A stroke is a serious and often life-threatening event where blood flow to the brain is cut off. It can leave you with permanent impairments to your memory, cognitive abilities, speech, sight, facial control, and ability to move extremities.
While a stroke may seem to appear with no prior warning, it’s often the result of many unseen factors lurking under the surface that have been damaging your arteries and blood vessels for years.
One major cause is high blood pressure, which can significantly restrict blood flow to the brain. Your risk of a stroke may also increase if you don’t properly take care of your health or if you have heart disease or diabetes.
Understanding the potential causes of a stroke can help you manage your risk factors.
Strokes occur as a result of two primary causes in your body, both of which limit the amount of blood reaching your brain. Your blood vessels may be blocked, limiting blood flow, or they may rupture, cutting it off entirely.
Ischemic strokes are more common, making up about 87% of all cases.
In an ischemic stroke, the blood vessels in the brain become obstructed with blood clots and fatty deposits, causing decreased flow or complete blockage. The brain receives a very limited amount of blood and can no longer properly function.
Smoking and high cholesterol are significant contributors to blocked and narrow blood vessels.
Hemorrhages occur when blood vessels rupture or when blood vessels leak. This leads to bleeding inside the brain and a lack of blood flow to brain cells and nerve cells.
Uncontrolled high blood pressure is a leading cause of hemorrhagic stroke.
Preventative measures to control certain health conditions and lifestyle factors can greatly reduce your risk of any type of stroke.
Health Condition Factors
Various health conditions can increase your likelihood of having a stroke. The most notable is high blood pressure since it puts more strain on your heart and encourages narrowing and plaque build-up in your arteries.
Conditions like high cholesterol and diabetes have also been linked to a heightened risk of stroke, as has cardiovascular disease.
Strokes may also have a genetic component, so a long family history of strokes can also put you at higher risk. While you can’t fix your genes, you can participate in routine medical check-ups and make healthy lifestyle choices.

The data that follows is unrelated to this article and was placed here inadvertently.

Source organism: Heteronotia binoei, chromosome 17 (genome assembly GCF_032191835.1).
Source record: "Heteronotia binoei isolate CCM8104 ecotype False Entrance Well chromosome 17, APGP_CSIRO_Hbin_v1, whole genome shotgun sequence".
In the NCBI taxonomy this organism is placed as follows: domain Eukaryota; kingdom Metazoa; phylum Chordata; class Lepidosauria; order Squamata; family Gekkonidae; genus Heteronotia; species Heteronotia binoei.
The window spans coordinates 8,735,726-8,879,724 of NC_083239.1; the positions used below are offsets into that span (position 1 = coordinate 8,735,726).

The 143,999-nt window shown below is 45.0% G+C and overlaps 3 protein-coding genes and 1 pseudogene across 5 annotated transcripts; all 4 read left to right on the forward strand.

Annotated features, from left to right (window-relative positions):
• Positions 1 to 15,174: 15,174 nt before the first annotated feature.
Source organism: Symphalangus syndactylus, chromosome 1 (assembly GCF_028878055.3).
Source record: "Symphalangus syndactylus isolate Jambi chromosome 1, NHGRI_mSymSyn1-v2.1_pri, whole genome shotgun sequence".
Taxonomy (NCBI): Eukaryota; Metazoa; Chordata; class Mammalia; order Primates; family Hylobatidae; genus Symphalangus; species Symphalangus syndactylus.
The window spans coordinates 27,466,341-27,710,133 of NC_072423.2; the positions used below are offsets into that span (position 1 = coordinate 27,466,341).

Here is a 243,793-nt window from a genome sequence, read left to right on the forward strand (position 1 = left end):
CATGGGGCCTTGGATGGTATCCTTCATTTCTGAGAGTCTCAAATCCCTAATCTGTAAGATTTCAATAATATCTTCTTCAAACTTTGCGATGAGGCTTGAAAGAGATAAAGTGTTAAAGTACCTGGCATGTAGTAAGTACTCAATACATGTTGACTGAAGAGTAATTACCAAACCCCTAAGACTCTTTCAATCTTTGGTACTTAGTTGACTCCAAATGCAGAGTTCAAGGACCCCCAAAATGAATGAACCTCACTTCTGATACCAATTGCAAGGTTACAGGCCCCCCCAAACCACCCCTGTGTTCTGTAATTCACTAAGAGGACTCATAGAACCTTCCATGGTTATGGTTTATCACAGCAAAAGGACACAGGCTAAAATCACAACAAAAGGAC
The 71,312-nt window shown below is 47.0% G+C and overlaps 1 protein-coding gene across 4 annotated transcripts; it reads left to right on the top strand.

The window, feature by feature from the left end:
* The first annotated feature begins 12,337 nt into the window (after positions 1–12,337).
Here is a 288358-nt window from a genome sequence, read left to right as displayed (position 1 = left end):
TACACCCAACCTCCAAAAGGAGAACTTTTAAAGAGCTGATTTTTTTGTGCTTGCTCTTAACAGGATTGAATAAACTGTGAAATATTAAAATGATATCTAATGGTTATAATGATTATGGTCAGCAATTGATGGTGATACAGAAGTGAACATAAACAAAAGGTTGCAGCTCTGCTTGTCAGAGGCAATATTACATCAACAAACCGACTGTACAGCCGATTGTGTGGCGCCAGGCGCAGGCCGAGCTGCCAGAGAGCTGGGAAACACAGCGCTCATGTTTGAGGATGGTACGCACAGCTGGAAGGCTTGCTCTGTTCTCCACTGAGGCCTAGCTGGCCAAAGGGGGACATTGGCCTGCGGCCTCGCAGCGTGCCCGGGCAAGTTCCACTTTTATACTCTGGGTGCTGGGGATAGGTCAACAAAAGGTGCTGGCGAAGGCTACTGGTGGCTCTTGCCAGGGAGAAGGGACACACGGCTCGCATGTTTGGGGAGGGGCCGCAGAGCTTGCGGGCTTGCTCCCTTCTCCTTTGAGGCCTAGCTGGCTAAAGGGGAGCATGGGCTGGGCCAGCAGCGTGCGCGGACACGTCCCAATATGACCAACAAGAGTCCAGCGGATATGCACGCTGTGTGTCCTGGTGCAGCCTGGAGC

Diet and exercise are as important to keeping you healthy as ever. A diet high in saturated fats and bad cholesterol can damage your blood vessels and lead to obesity. It is super important to have exercise as a regular lifestyle feature in order to decrease your stroke risk.
Smoking and heavy drinking should be avoided as well, especially if you have other risk factors.
Reduce Stroke Risk Through High Blood Pressure Treatment
Since hypertension is often a precursor to a stroke, medical professionals often recommend common high blood pressure treatments to reduce your risk. These methods can improve the health of your arteries and blood vessels over time.
Working out is always a healthy choice, but it’s especially important if you want to avoid hypertension.
In addition to lowering your blood pressure, exercise has many other benefits like strengthening your heart and increasing the amount of good cholesterol in your body. It’s also a great way to reduce stress, manage your weight, and just feel better.
Limit Fats and Sodium
Not only do diets high in saturated fats contribute to high blood pressure, but they also increase fatty build-up in blood vessels that can restrict blood flow. Add to this that many fatty foods are also heavily processed with lots of salt, and it’s no wonder why a poor diet can greatly increase the likelihood you’ll have a stroke or develop heart disease. One method for cutting back on these harmful foods is to follow the DASH diet, which is specifically geared toward managing hypertension. It prioritizes whole grains, fruits, vegetables, and lean, heart-healthy proteins.
Avoid Harmful Substances
Smoking, drinking, and taking drugs like methamphetamine and cocaine can all negatively impact your blood pressure and increase your risk of having a stroke. Trying to moderate your drinking to certain occasions and cutting out cigarettes and drugs entirely is the best plan.
Strokes can be deadly or extremely debilitating, and they can leave you with long-lasting effects on your health. It’s important to moderate your lifestyle and monitor your blood pressure so you can keep your risk as low as possible. Make these changes in your daily plans, and you can live a long and healthy life.
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I’m excited to talk about this topic today because not only do I truly believe that you have the power to reverse heart disease and lower high blood pressure to improve your health, but the science also agrees! You can adopt healthy lifestyle practices that improve your health and enrich your life, which can in turn improve the lives of those close to you. You have the power to break the cycle of these chronic diseases so that you can leave a legacy of health to your loved ones.
As you may already know, I use lifestyle medicine as the first line of treatment, before medications, to treat lifestyle-related chronic diseases. Lifestyle-related chronic diseases include diabetes, hypertension, obesity, and some cancers, just to name a few. Lifestyle practices, such as eating a whole-food plant-based diet and regular physical activity, can help you improve blood pressure and reverse heart disease. In certain cases, these approaches may even outperform pharmaceutical therapy. But I always tell my patients that conventional medications may be appropriate at this time to prevent catastrophic illness, but over time, you can work to make the necessary lifestyle changes to possibly reduce and/or eliminate medications. Please remember to always consult your physician for your particular needs and circumstances prior to making any decisions whatsoever.